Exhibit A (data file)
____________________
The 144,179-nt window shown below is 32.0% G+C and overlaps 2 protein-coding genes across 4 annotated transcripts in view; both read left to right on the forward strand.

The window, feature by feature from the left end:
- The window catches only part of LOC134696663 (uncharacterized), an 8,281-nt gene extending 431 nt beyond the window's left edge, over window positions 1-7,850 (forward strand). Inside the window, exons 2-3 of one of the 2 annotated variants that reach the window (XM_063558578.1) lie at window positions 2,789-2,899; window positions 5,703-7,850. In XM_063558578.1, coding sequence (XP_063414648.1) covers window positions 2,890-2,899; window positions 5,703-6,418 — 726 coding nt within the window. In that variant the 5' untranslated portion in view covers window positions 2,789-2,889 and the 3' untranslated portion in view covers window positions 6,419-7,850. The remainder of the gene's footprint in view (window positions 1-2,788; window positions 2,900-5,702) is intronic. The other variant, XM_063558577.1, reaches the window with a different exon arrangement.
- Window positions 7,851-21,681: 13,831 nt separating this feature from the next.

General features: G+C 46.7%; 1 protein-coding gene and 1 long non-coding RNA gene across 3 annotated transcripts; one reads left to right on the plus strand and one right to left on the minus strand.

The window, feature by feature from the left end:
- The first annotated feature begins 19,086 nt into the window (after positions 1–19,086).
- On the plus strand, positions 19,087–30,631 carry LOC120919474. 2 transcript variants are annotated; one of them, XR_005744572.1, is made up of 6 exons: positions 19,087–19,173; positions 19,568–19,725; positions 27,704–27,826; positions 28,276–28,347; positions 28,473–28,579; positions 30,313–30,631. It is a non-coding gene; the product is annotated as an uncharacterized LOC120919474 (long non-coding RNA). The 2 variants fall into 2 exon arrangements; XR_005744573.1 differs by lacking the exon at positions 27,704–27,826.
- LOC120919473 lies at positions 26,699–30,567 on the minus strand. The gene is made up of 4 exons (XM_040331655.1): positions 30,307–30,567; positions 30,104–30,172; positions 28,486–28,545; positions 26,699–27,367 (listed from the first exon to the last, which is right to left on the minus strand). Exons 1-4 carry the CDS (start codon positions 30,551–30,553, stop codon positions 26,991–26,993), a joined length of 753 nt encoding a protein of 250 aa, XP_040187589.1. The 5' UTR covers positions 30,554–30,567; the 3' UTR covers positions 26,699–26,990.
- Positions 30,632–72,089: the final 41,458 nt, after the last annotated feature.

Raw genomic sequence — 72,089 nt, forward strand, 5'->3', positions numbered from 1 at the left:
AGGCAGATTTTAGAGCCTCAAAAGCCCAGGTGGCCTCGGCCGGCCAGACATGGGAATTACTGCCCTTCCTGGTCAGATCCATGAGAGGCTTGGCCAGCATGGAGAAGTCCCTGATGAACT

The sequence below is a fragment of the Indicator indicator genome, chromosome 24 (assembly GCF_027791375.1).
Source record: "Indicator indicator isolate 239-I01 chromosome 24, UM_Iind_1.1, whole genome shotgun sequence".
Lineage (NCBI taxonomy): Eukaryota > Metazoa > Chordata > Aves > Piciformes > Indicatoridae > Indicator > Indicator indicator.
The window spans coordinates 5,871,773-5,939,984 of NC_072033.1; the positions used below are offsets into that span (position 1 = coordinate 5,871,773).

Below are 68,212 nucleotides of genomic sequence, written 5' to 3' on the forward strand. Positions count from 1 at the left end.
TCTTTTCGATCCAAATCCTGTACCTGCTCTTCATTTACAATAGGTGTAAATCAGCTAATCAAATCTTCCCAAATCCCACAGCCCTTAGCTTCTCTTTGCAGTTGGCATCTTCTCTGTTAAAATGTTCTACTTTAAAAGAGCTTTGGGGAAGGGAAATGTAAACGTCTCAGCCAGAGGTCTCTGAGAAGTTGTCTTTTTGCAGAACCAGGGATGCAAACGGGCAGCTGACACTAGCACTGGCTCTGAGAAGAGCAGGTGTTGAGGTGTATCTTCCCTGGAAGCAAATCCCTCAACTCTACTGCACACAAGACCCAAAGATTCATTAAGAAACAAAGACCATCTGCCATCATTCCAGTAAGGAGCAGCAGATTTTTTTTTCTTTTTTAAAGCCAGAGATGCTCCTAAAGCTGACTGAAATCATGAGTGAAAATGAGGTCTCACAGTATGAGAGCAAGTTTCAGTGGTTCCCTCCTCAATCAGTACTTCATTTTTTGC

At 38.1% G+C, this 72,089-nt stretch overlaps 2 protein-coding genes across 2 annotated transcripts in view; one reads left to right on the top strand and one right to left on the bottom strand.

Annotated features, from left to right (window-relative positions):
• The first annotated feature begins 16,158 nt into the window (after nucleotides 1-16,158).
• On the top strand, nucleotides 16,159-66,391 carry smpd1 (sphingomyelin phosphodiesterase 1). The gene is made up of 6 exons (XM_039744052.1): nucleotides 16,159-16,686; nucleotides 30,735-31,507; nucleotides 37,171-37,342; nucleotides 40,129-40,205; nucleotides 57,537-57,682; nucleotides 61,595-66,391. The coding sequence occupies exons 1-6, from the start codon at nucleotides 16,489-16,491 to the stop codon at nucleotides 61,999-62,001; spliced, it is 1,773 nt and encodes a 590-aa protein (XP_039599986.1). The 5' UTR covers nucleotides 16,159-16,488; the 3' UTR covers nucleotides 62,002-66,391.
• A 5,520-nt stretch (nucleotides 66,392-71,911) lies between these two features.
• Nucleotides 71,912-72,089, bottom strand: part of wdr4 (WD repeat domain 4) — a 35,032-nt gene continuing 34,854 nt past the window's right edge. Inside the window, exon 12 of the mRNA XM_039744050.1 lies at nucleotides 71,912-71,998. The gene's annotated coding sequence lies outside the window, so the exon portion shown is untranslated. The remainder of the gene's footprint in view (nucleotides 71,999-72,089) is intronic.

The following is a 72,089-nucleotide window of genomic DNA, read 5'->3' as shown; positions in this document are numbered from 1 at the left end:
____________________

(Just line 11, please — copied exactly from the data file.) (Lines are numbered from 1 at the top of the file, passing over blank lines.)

Raw genomic sequence — 72,089 nt, forward strand, 5'->3', positions numbered from 1 at the left: